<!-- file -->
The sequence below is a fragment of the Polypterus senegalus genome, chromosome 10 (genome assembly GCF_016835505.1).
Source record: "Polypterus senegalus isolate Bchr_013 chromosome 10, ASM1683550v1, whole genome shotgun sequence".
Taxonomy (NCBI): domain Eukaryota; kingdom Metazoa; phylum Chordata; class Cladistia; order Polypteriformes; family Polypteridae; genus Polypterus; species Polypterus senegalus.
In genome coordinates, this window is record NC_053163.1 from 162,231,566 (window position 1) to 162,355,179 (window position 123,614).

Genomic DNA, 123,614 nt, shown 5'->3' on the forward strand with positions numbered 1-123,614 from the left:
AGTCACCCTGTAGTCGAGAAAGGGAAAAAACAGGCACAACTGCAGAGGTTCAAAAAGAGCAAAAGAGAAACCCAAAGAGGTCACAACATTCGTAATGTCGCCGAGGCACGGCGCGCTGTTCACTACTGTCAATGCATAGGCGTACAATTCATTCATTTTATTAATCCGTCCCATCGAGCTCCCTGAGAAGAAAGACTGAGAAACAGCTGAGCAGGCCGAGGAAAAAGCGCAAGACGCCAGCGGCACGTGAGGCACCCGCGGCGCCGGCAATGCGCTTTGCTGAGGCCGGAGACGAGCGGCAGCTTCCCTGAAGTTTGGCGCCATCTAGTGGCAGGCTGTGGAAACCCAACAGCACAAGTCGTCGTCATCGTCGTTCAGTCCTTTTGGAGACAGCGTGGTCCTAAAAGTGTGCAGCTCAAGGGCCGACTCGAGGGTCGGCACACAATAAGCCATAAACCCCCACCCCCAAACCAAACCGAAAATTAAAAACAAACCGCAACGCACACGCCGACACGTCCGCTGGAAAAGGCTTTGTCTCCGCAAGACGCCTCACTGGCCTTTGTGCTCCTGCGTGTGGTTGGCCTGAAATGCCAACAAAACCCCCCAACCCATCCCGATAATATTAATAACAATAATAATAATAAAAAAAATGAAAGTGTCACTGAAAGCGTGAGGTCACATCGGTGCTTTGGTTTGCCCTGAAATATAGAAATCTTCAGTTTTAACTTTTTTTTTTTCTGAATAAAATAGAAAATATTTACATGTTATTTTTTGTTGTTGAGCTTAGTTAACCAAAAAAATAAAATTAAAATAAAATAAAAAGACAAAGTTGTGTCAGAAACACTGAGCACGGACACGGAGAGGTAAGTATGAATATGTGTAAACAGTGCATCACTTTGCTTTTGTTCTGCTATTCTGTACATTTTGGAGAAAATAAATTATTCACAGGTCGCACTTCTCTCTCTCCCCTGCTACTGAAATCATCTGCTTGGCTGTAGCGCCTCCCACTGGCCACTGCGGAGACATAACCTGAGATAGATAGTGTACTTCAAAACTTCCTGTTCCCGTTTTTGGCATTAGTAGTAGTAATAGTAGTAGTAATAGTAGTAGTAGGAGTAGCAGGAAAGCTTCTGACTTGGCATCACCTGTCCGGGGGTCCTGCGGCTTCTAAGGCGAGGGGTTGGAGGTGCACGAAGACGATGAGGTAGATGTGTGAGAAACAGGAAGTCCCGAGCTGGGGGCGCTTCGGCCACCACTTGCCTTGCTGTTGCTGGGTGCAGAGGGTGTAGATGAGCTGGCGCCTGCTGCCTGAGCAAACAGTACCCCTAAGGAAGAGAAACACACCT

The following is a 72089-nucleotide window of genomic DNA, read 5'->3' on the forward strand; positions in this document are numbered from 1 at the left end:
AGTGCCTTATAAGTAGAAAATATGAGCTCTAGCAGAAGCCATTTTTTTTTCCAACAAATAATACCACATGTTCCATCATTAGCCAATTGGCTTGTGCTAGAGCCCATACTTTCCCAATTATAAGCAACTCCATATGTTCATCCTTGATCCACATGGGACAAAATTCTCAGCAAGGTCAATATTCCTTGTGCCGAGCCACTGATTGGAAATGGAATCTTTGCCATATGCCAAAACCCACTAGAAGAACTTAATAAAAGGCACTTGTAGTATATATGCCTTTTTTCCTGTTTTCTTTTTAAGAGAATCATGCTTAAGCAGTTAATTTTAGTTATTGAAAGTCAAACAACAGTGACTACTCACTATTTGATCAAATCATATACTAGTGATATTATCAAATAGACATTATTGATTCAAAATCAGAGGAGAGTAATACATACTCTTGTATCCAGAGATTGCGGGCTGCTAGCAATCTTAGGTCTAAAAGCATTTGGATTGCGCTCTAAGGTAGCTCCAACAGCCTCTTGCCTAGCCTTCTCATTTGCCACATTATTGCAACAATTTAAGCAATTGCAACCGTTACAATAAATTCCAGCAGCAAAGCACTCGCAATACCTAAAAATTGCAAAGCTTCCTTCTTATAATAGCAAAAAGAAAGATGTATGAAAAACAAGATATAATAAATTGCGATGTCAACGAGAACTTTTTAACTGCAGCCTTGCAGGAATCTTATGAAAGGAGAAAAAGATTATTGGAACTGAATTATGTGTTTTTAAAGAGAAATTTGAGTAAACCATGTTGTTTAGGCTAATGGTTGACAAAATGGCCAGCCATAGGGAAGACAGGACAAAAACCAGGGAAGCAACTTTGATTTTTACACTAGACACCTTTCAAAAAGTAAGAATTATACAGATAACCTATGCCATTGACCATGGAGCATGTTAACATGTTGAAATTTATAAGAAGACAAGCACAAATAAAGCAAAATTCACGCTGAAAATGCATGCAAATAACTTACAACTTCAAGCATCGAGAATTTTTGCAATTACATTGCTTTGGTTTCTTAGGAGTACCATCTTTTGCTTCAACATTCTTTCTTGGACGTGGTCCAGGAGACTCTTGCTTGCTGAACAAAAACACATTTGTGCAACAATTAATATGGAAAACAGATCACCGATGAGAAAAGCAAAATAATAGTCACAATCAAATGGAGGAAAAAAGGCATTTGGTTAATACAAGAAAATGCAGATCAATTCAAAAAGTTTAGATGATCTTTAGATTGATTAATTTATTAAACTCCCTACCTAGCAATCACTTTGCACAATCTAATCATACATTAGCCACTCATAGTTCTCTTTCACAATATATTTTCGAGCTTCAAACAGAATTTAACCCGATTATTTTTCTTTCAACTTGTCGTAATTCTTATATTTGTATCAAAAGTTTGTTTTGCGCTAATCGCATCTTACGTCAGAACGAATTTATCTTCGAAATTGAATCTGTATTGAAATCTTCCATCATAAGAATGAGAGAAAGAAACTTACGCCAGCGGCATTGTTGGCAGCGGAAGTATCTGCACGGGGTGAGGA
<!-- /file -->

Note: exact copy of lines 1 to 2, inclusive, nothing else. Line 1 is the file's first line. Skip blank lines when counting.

The sequence below is a fragment of the Polypterus senegalus genome, chromosome 10 (genome assembly GCF_016835505.1).
Source record: "Polypterus senegalus isolate Bchr_013 chromosome 10, ASM1683550v1, whole genome shotgun sequence".